I'm not certain the future is quite that bleak, but I agree there are some significant improvements needed. We do lack identity right now. As for Ronaldo, well, if he would quit banging in goals it would be easier to drop him. The difficulty is that Portugal's other attacking options are constantly fluffing their lines. At this tournament, I basically saw one guy on a team of 11 who looked a real threat to score: Ronaldo. When a team scores 7 times and 6 of those are scored or created by one player, it becomes harder to justify dropping that player.

Bottom line, I think we're losing the game in midfield because we are failing to perform the most basic operations in football. People insist Ronaldo impedes the style of this team and I still think there is very little hard evidence of that, especially after what I saw at Euro 2020.

I know people are starting to turn on Ronaldo and I understand it's frustrating there are no better options right now. It's on the young players themselves to prove they have more to offer than he does, and I just don't see it yet. Jota? Didn't have it. Andre Silva? Still not firing on all cylinders. Bernardo? Felix? Someone has to prove they can step on the pitch and give Portugal more than Ronaldo can, and they have to prove it not with club form but with real authority for the Selecao when it matters.

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They were on vacation mode Nathan, it was obvious. Either through being tired or injured they could not perform and if so, why call them at all? Why call up Felix or Bruno F if they play like that?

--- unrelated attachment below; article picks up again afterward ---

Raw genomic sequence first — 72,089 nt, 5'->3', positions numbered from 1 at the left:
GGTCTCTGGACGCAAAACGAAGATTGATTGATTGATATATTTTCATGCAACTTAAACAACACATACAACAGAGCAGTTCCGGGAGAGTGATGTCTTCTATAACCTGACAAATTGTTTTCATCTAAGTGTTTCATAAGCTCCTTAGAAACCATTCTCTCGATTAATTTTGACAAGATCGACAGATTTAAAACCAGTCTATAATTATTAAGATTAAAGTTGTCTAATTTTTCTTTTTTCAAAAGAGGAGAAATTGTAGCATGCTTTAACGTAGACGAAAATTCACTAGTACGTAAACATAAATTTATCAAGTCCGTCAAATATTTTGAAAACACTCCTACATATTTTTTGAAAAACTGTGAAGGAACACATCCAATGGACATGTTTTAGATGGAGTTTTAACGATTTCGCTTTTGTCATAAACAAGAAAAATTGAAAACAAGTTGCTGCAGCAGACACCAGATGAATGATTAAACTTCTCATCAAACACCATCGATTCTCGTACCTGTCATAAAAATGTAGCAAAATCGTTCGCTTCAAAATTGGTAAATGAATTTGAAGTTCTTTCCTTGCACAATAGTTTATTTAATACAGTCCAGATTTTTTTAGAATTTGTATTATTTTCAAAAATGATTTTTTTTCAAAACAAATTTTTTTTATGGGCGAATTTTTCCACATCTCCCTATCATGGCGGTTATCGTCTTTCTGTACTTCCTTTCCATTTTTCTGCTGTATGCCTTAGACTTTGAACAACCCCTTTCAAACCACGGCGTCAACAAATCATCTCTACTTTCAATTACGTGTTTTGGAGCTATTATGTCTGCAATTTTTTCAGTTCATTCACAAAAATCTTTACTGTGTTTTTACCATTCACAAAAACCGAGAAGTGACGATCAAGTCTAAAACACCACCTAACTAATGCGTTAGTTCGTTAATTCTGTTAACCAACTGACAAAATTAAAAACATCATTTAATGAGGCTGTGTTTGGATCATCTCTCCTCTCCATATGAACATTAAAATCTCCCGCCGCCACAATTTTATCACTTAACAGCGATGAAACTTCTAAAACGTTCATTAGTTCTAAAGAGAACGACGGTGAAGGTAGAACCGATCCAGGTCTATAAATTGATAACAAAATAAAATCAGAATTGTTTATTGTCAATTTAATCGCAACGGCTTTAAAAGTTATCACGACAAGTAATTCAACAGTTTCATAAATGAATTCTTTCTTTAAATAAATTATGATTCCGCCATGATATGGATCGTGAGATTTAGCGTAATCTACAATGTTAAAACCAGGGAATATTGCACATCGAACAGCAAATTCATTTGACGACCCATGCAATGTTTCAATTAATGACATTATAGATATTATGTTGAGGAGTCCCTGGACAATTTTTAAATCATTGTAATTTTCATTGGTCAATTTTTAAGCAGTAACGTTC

Those 29 shots v Belgium is the greatest...

They were on vacation mode Nathan, it was obvious. Either through being tired or injured they could not perform and if so, why call them at all? Why call up Felix or Bruno F if they play like that?

Those 29 shots v Belgium is the greatest example of quantity or quality. When the game ended and someone showed that stat my jaw hit the floor. Portugal did NOTHING, outside of the Dias header and Guerreiro hitting the bar. It was random shots into orbit. No pressure, no threat, no indication of danger.

Bruno F was a nightmare disaster. Bernardo Silva as well. Jota was still not recovered. Felix was injured. Double pivot failed miserably and Nelson Semedo did poorly but again he had no help from Bernardo Silva.

A HEALTHY Andre Silva coming off the season of his life, played very little minutes. Renato and Moutinho introduced too late. Pedro Goncalves lead the league in scoring and didnt play any minutes. We needed goals and Santos didnt play statistically his best scorers.

People can defend Santos all they want, I love the man but in these tournaments there is no time for tinkering, no time for wholesale changes. Santos should have ironed this out before it started and grown a backbone and not played the tired/injured players. Dont like it? Go sulk at home. This is about Portugal not your ego.

Ronaldo should still play, its a silly argument against him but Mancini showed how to maximize his squad. THATS what a coach does. Italy went guns blazing, using speed on the wings (Chiesa) and clinical finishers (Belloti, Insigne, Immobile). Italy 3 shots 2 goals, Portugal 29 shots 0 goals.